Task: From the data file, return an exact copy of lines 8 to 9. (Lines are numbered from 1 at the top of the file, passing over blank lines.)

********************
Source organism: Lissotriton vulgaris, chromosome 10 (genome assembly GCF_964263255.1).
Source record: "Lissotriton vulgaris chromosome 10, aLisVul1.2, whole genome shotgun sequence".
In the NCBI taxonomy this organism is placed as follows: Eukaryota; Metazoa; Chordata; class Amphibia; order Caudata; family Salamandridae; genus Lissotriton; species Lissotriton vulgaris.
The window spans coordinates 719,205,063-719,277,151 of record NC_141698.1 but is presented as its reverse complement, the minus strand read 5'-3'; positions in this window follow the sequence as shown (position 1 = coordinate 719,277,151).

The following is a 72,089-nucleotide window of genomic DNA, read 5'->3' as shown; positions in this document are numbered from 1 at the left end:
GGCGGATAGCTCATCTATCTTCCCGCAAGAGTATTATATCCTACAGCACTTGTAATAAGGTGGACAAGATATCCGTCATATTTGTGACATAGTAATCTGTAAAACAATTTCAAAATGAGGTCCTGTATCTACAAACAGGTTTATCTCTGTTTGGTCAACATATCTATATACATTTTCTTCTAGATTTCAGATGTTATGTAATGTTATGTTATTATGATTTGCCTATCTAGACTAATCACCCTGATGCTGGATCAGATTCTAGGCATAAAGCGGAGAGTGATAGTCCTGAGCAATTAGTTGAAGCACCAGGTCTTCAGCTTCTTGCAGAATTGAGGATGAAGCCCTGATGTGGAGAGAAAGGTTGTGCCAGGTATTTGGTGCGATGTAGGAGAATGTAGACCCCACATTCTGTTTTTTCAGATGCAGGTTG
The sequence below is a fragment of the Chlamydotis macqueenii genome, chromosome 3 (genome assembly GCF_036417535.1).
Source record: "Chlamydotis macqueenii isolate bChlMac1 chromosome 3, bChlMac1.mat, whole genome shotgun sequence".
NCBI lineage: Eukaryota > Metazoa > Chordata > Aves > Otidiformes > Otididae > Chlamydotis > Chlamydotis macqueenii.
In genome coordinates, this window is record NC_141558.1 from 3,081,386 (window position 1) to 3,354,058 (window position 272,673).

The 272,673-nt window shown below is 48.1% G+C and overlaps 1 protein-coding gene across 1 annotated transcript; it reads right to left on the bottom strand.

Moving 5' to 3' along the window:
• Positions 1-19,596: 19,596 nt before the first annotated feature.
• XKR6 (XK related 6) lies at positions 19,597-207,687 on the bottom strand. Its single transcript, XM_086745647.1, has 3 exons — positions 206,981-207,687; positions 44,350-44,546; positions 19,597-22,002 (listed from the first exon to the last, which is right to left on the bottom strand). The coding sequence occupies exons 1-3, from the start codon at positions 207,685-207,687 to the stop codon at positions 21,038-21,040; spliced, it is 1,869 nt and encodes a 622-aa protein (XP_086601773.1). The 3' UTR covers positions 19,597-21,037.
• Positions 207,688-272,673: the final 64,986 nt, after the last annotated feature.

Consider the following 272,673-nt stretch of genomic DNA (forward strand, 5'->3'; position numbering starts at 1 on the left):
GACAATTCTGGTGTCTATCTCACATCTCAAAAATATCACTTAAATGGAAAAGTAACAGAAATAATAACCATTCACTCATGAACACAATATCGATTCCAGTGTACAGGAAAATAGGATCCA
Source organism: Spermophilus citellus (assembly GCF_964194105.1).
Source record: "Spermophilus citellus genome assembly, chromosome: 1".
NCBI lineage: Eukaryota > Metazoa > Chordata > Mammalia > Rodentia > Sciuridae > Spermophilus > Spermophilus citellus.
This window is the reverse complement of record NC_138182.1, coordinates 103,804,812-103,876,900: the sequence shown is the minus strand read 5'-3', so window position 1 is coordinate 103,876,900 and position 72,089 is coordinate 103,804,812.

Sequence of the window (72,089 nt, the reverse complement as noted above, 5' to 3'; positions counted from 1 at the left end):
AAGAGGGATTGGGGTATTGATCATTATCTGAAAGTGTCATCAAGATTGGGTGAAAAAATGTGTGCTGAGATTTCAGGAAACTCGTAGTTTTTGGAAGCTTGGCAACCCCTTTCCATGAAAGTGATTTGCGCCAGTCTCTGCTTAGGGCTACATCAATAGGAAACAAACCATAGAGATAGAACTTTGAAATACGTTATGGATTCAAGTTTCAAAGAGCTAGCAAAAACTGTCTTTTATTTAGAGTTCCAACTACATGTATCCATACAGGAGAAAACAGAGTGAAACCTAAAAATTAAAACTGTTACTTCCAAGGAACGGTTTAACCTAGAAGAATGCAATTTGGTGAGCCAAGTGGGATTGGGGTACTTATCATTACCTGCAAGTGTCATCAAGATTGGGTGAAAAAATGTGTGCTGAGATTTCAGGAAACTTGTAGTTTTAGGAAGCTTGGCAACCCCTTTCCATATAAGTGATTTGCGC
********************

Source record: "Chlamydotis macqueenii isolate bChlMac1 chromosome 3, bChlMac1.mat, whole genome shotgun sequence".
NCBI lineage: Eukaryota > Metazoa > Chordata > Aves > Otidiformes > Otididae > Chlamydotis > Chlamydotis macqueenii.